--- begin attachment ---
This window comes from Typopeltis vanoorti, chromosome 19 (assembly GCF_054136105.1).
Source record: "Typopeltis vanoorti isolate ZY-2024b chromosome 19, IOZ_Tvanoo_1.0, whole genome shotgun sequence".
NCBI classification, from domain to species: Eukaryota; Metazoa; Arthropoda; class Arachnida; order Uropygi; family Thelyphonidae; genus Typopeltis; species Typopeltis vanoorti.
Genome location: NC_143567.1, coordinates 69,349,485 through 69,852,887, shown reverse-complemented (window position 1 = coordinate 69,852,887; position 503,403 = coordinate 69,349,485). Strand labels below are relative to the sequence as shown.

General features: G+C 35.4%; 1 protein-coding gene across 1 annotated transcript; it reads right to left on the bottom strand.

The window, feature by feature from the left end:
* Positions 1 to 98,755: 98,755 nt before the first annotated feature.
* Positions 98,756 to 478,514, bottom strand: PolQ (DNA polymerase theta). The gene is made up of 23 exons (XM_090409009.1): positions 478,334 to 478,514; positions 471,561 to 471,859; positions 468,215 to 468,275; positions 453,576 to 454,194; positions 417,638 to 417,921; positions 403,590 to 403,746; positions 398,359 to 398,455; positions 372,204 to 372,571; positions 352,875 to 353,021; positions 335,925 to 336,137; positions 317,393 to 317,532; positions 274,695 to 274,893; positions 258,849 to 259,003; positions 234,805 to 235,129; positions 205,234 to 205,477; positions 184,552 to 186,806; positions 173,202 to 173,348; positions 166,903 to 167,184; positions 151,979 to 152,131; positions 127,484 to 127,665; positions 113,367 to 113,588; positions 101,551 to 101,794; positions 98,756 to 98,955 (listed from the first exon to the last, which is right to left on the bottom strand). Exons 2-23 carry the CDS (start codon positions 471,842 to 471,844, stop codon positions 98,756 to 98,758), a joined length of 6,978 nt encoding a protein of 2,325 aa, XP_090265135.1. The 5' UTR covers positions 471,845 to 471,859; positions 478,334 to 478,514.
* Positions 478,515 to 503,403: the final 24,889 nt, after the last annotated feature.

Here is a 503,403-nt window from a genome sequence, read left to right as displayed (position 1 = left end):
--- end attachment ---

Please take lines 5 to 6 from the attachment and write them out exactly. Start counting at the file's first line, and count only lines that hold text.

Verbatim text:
General features: G+C 35.4%; 1 protein-coding gene across 1 annotated transcript; it reads right to left on the bottom strand.

The window, feature by feature from the left end: